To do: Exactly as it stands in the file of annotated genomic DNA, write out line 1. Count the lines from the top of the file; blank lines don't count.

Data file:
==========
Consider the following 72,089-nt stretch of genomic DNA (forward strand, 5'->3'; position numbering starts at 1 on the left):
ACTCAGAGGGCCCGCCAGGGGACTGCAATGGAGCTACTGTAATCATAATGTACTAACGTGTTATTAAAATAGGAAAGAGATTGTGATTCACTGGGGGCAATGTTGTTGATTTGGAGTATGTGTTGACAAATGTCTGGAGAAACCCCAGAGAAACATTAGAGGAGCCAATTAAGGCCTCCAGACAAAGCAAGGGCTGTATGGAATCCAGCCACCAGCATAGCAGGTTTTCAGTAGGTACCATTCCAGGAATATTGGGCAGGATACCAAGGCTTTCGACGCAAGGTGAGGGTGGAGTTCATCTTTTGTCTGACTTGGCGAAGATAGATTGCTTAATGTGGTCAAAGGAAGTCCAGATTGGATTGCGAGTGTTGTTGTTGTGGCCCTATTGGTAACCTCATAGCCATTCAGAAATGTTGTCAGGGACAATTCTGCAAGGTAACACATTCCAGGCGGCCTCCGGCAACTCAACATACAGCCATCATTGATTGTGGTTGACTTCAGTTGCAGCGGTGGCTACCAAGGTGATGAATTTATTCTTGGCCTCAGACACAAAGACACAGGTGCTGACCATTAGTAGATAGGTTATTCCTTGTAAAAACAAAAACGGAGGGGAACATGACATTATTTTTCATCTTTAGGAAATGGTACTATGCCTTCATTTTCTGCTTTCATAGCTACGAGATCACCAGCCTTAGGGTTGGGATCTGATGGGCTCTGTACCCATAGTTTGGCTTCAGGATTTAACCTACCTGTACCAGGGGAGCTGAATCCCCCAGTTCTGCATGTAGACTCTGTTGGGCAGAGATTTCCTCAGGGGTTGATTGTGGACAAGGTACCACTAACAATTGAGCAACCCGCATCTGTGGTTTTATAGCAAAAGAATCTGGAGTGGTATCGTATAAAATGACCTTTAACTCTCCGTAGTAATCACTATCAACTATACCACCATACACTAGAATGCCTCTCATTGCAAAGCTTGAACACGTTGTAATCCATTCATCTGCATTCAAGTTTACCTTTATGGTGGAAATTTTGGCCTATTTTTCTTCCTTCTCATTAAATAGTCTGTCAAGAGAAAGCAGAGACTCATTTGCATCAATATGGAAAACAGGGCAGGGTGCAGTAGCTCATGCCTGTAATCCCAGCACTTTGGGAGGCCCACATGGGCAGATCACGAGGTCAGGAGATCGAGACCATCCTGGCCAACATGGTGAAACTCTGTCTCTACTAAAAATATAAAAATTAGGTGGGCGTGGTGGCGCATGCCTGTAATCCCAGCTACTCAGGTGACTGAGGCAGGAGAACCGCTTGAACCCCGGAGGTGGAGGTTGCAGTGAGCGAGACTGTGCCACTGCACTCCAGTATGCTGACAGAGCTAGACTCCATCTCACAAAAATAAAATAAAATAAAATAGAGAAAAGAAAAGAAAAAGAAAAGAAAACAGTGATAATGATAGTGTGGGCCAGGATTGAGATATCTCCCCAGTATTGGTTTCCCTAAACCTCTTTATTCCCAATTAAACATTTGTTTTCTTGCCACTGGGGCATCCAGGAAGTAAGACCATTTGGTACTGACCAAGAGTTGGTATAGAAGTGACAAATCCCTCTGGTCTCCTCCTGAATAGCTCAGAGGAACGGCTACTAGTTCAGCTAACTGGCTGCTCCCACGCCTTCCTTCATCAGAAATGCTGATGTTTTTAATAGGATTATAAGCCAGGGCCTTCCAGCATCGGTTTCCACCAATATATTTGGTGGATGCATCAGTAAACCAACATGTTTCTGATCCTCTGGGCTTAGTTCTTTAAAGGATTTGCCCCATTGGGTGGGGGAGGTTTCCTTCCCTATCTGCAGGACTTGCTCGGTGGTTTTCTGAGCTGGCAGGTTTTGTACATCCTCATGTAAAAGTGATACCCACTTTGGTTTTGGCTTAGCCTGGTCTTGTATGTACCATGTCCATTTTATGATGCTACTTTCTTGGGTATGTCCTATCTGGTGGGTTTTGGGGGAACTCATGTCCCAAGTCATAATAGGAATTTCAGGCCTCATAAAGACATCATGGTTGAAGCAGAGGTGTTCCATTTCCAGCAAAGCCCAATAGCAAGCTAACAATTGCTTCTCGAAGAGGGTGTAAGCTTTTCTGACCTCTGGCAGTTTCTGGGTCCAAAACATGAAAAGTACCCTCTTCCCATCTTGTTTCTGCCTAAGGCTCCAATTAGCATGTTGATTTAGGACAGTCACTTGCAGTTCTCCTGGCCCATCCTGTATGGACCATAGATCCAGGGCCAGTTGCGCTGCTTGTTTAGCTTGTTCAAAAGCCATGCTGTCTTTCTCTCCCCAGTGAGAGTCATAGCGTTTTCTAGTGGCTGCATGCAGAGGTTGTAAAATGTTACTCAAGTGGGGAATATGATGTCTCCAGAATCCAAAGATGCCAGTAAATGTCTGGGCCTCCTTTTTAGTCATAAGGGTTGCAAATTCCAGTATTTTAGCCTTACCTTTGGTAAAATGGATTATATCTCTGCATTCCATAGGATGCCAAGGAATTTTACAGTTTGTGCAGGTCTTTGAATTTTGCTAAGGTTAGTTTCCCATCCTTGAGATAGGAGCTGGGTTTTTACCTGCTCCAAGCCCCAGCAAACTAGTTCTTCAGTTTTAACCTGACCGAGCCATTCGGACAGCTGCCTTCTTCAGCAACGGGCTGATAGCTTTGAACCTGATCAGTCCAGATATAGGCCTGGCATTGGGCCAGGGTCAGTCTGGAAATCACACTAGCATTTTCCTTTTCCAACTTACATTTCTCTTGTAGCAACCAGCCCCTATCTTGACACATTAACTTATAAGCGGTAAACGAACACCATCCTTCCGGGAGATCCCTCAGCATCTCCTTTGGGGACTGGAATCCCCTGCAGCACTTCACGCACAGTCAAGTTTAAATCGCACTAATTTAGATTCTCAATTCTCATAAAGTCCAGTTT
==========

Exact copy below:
Consider the following 72,089-nt stretch of genomic DNA (forward strand, 5'->3'; position numbering starts at 1 on the left):